By James Estrin
Nov. 4, 2015
Antonio Zambardino considers himself to be neither religious nor superstitious, but when he stumbled across an exorcism while photographing in a remote area of Indonesia he was compelled to find out more about what he had witnessed.
The exorcism, he learned, was part of an Islamic healing practice that in Indonesia also involves prayer, acupuncture, herbal remedies, cupping, chanting and hypnotherapy. Islamic healing — called al Tibb-el-Nabawi in Arabic — is based on passages from the Quran and precepts developed from the eighth century through the Middle Ages, a time when medicine in Islamic countries was more advanced than in Europe. It is often the only medical care available in remote poor areas, where it sometimes exists alongside, or is mixed with, animist beliefs. Many wealthy and educated families in cities also seek out practitioners for exorcisms.
Mr. Zambardino, 34, examined the growing popularity of the practice, particularly in Jakarta, where the number of registered clinics using these techniques has skyrocketed. It has become a very big business, with herbal remedies sold widely and attracting patients from throughout the Muslim world.
“People go because the clinics provide spiritual guidance along with the hope of mental and physiological recovery,” he said. “They feel that in order to be fully recovered, you must realign yourself and go back to the grace of God.”
Mr. Zambardino spent two months this year in different facilities in Indonesia, where he said many of the treatments he witnessed were reminiscent of Western alternative medicine. He said that, as with most medical practices, the healing process can depend on the patient’s belief he will be cured.
“Many of these practitioners are really good at what they do because it’s very much in the hands of the relationship that is created with the patients,” he said. “It’s like when a grown-up person receives baptism for the first time, and he feels washed of all his sins.”
The clinics he visited resembled boardinghouses divided by gender and with communal activities, as the patients live, eat, pray and exercise together in a structured environment. Many of the clinics treated drug addicts in support groups that were similar to Alcoholics Anonymous meetings. Others were for the mentally ill.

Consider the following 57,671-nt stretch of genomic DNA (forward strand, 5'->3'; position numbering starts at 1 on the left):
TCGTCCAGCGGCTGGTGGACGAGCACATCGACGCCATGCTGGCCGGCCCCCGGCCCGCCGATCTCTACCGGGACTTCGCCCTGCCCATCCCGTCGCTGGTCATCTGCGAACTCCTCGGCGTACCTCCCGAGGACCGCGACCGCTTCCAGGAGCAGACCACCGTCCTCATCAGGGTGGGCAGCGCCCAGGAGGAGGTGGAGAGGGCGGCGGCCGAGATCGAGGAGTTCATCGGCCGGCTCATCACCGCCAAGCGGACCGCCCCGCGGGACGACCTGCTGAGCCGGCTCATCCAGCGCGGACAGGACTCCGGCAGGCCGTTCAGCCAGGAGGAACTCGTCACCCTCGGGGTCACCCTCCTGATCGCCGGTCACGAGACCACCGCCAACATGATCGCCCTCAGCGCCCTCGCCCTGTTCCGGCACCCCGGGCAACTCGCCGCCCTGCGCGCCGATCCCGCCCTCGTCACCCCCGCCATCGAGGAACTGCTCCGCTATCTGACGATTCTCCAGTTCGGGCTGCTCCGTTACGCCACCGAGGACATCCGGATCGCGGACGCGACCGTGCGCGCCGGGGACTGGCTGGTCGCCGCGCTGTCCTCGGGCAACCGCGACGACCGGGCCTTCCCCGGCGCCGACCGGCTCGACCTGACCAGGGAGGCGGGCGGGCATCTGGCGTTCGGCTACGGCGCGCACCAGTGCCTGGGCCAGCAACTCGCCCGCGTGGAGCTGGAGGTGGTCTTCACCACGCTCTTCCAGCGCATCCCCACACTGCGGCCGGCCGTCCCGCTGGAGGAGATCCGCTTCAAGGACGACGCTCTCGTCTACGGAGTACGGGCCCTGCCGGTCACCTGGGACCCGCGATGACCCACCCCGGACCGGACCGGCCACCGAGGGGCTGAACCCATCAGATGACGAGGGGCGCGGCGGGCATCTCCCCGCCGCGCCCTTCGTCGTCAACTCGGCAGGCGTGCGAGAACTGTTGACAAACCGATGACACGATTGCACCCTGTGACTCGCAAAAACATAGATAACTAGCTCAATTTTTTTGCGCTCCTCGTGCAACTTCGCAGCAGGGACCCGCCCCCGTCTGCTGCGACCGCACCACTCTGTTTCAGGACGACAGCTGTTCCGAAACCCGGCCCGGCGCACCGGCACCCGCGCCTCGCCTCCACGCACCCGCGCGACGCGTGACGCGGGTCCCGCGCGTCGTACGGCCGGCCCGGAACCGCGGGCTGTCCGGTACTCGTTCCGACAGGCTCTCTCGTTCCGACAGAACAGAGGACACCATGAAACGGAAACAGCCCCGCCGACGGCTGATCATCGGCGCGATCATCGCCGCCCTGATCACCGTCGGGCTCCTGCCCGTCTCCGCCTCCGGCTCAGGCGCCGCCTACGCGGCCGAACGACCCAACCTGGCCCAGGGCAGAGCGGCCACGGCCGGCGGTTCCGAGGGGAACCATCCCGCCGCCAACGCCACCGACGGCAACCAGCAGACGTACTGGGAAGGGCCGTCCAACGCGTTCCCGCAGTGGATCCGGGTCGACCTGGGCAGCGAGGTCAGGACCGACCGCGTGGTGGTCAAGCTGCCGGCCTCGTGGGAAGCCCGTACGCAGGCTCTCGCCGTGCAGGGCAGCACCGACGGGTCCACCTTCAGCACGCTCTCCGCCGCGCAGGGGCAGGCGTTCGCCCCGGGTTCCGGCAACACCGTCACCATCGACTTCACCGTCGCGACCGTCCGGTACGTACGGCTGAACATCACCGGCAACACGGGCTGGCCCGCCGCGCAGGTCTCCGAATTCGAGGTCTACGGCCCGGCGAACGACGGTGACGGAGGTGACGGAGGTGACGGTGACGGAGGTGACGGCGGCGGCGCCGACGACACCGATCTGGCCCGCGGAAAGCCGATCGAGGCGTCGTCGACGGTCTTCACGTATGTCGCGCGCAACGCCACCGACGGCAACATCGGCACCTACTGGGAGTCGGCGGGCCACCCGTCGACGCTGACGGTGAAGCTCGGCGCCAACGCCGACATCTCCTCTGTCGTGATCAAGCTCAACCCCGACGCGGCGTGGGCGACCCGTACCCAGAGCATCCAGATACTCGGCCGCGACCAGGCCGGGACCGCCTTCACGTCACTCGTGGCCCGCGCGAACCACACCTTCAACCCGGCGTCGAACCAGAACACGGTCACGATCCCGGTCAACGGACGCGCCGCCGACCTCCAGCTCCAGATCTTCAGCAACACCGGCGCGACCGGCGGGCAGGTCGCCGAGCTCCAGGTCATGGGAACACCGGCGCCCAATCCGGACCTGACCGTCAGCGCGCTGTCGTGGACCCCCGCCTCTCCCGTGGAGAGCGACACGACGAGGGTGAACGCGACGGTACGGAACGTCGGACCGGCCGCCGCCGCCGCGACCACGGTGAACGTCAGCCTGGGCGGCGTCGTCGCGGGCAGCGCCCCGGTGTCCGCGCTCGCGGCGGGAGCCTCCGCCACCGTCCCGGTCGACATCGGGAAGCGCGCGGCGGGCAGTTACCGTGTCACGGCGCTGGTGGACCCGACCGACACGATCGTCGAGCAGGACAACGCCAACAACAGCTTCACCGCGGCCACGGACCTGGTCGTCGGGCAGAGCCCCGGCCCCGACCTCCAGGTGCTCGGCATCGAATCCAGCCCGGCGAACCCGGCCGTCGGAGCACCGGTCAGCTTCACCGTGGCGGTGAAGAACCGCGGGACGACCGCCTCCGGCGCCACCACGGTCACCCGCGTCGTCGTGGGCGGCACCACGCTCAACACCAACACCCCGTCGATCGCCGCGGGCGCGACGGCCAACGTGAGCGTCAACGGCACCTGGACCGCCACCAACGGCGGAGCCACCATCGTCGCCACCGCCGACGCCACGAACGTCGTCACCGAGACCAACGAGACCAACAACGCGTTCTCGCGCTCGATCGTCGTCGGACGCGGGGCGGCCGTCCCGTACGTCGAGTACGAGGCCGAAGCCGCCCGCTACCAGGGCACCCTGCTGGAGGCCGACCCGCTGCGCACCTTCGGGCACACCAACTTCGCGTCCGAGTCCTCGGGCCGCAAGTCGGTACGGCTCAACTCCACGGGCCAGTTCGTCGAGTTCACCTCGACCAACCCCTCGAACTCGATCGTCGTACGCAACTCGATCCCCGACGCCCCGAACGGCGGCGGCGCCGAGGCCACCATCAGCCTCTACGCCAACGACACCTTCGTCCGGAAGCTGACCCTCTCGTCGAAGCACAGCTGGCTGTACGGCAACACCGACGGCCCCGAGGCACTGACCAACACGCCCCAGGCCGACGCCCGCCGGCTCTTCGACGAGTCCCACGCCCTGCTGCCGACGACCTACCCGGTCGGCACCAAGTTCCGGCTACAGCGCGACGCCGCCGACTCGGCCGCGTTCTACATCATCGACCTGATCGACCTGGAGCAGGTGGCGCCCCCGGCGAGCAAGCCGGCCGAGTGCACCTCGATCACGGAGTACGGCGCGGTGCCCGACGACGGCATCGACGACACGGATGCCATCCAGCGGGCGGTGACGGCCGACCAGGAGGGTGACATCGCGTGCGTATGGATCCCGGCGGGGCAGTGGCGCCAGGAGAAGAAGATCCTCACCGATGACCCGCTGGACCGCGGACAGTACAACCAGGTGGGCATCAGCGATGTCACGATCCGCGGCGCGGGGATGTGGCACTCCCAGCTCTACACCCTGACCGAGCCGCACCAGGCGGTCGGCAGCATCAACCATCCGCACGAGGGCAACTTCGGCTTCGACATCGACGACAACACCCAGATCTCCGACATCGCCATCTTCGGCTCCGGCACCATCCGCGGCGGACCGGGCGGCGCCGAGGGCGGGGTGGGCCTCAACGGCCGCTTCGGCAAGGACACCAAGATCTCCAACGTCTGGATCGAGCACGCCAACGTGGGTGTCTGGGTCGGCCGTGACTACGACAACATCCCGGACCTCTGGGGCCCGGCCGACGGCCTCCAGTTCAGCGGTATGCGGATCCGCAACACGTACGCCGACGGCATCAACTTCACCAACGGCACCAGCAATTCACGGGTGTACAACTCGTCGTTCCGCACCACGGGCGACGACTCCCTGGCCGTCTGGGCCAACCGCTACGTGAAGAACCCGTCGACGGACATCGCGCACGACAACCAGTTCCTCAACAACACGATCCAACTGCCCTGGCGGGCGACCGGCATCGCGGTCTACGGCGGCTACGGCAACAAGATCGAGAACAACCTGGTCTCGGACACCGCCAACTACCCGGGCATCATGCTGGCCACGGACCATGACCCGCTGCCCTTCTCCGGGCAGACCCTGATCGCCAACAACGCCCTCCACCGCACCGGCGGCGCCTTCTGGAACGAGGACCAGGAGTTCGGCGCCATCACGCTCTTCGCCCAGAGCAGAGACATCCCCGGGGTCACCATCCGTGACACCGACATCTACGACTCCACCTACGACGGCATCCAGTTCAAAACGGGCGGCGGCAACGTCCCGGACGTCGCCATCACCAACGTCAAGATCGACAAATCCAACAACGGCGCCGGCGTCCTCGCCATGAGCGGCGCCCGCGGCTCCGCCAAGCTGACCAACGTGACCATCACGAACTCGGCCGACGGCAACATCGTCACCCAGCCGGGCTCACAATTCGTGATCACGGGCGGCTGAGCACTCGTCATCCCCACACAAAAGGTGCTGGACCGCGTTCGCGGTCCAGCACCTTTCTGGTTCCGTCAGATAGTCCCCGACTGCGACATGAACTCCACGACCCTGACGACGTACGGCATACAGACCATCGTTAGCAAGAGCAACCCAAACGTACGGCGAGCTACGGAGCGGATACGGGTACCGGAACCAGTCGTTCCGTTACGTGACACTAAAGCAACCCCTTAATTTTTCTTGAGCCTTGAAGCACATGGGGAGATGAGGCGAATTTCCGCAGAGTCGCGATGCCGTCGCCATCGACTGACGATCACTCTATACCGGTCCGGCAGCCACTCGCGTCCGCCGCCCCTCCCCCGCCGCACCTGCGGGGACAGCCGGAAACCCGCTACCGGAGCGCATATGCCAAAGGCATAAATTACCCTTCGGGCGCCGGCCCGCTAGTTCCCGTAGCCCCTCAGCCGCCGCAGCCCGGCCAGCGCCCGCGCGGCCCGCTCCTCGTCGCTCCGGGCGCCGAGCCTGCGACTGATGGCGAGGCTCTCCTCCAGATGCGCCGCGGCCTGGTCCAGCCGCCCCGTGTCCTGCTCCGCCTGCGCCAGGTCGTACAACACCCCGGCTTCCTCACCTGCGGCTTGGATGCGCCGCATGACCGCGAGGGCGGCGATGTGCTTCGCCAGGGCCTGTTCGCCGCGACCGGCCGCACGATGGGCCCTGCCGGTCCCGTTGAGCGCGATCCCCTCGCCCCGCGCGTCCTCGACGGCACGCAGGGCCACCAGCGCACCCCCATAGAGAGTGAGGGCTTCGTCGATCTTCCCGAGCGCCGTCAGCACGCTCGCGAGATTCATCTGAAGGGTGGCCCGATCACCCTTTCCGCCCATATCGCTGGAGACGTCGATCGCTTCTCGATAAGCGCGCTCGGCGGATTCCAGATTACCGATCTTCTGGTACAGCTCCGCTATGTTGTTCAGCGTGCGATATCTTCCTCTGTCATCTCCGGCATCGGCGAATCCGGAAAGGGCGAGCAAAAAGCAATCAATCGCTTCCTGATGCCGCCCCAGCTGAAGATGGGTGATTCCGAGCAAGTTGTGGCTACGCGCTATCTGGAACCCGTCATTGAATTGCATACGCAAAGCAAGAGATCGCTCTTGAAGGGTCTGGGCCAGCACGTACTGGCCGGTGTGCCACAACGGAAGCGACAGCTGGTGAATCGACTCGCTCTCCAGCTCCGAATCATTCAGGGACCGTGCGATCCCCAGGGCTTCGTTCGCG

During the exorcisms, practitioners spent hours chanting verses from the Quran to rid the patients of spirits, called Jinn, that they believe can cause illness. Mr. Zambardino found that many of the treatments seemed effective and that some clinics provided low-cost — or even free — care for the poor.
If a treatment failed, some practitioners recommended a consultation with doctors, but others did not, he said. In fact, many of the more seriously mentally ill patients he saw were not progressing at all and needed “proper psychiatric treatment from doctors.”
He also encountered some related spiritual beliefs, such as when the father of an Islamic healer gave Mr. Zambardino a mantra to protect against bad influences or bad people while he was photographing the story. Mr. Zambardino found it impossible to repeat, so it was recorded on his iPhone. Although he finished his project, he still hasn’t erased it.
Mr. Zambardino considers himself a skeptic. His mother is a psychotherapist and his father a journalist who neither baptized him nor took him to church while he was growing up in Rome. But he sees parallels between Islamic healing and Catholicism. The conversation between a healer and a patient, like the one between a priest and a penitent in confession, can be beneficial, he said
“Their beliefs are not that different from our beliefs,” Mr. Zambardino said. “A meaningful conversation between two people can have a healing power.”